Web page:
One must defer to the “gun exception†when attempting to logically conclude that one would be able to carry in one’s own business. I would guess that a court would rule against an owner of a bar getting an exception to -127. We can’t be too careful when dealing with guns, it’s a public safety issue.
 

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Here's a question - is a business owner exempt from the PG statute if they are carrying a their establishment while serving alcohol?
 

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wsweeks2 said:
Here's a question - is a business owner exempt from the PG statute if they are carrying a their establishment while serving alcohol?
See my post above yours...

..and Malum's.
 

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I answered my own question when I realized that you don't need a GFL in order to carry in your place of business or with permission from the property owner. If you don't need the GFL to carry it in that specific instance, then you wouldn't be bound by the restrictions of the GFL.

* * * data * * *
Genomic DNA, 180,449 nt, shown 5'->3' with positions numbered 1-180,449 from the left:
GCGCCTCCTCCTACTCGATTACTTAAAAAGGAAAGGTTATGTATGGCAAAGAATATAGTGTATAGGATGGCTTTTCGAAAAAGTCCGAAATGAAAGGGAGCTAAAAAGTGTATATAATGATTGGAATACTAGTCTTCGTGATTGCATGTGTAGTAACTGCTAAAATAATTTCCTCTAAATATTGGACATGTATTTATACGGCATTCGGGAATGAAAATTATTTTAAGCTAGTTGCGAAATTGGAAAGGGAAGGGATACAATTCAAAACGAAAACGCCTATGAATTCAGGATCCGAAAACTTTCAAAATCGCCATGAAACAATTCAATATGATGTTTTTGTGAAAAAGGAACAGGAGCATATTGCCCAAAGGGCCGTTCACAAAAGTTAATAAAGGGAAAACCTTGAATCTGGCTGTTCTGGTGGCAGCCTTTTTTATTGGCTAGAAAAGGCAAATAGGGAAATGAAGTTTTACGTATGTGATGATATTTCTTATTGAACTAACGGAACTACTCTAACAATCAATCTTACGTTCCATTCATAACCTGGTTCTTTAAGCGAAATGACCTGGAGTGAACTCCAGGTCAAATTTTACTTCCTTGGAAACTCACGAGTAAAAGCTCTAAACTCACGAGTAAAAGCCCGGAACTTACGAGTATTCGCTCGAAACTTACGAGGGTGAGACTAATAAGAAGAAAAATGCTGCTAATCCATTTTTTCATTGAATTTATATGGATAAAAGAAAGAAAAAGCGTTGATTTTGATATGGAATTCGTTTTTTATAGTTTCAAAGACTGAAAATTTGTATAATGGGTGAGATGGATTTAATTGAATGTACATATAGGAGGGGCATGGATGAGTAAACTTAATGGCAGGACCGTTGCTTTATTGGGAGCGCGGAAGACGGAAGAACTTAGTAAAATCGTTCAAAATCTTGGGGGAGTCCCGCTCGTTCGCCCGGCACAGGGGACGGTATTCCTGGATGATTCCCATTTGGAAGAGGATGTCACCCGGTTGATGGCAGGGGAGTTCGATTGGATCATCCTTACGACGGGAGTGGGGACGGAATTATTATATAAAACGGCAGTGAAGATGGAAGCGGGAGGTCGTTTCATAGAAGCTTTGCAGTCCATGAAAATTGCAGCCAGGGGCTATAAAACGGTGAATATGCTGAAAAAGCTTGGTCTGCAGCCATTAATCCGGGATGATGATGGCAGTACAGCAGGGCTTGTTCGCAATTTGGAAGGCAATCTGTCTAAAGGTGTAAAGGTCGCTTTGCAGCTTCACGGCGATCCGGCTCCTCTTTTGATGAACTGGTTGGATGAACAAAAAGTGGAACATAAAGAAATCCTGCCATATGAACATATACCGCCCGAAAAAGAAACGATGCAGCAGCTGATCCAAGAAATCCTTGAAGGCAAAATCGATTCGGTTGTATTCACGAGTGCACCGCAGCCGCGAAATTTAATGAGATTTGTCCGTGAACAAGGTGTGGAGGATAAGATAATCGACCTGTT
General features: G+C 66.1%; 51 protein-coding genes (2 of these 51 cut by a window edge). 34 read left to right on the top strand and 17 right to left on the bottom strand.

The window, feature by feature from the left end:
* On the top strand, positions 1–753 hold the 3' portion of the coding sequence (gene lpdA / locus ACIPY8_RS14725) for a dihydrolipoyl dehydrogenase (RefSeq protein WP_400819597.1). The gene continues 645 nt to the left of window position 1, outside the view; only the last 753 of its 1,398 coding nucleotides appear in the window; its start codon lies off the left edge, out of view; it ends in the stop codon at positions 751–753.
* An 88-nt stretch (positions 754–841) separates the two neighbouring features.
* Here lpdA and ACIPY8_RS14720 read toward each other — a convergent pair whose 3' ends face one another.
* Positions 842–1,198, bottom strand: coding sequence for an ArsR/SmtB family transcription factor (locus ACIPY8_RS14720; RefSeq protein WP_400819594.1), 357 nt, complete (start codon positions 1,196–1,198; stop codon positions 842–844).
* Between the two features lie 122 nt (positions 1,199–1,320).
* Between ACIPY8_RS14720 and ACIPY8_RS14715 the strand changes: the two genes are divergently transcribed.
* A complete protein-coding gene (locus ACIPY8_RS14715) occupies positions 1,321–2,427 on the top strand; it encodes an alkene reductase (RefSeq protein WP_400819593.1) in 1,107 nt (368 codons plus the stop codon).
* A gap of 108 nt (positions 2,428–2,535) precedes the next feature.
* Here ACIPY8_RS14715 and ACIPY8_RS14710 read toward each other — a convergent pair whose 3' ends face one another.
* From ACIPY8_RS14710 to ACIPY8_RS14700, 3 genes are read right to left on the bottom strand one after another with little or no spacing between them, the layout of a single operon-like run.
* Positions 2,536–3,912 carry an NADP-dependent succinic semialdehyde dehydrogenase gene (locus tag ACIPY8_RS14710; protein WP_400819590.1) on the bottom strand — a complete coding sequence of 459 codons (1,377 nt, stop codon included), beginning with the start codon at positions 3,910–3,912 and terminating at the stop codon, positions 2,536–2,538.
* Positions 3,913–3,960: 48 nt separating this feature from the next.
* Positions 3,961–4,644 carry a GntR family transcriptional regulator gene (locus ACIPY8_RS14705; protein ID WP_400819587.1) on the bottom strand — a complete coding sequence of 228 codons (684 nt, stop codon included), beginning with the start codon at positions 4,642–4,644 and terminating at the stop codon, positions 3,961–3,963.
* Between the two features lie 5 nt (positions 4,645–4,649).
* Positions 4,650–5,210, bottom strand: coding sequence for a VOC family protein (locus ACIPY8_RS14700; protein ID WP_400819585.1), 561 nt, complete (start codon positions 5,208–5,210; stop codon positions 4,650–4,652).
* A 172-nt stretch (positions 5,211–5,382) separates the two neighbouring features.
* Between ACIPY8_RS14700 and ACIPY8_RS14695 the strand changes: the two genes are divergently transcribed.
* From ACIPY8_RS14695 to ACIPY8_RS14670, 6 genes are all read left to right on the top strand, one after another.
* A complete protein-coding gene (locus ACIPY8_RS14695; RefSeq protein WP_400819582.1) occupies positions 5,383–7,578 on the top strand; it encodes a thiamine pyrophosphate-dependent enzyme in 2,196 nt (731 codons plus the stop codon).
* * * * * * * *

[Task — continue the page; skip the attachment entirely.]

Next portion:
Am I wrong in my thinking on this?
 

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wsweeks2 said:
I answered my own question when I realized that you don't need a GFL in order to carry in your place of business or with permission from the property owner. If you don't need the GFL to carry it in that specific instance, then you wouldn't be bound by the restrictions of the GFL.

Am I wrong in my thinking on this?
16-11-127 restricts everyone, GFL or not.
 

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So a business owner can't carry in his own place of business if they sell alcohol?

I know the laws here are messed up, but I didn't think it was that bass ackwards.
 

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Re-read my post.

As mzmtg said, the public gathering law has nothing to do with the two laws requiring licenses.
 

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Malum Prohibitum said:
People are talking about different statutes. There is an exemption to licensing for carry at one's place of business (that is, the licensing law does not apply there). There is no such exemption for public gatherings, which is a different statute. There is an affirmative defense to the public gathering statute regarding notifying security. An affirmative defense is something you must raise to a jury in your defense rather than something that the state must prove.
I see. I thought the exemption would work in favor of bar owners/managers. How... intelligent.
 

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Malum Prohibitum said:
What exemption?
budder said:
Malum Prohibitum said: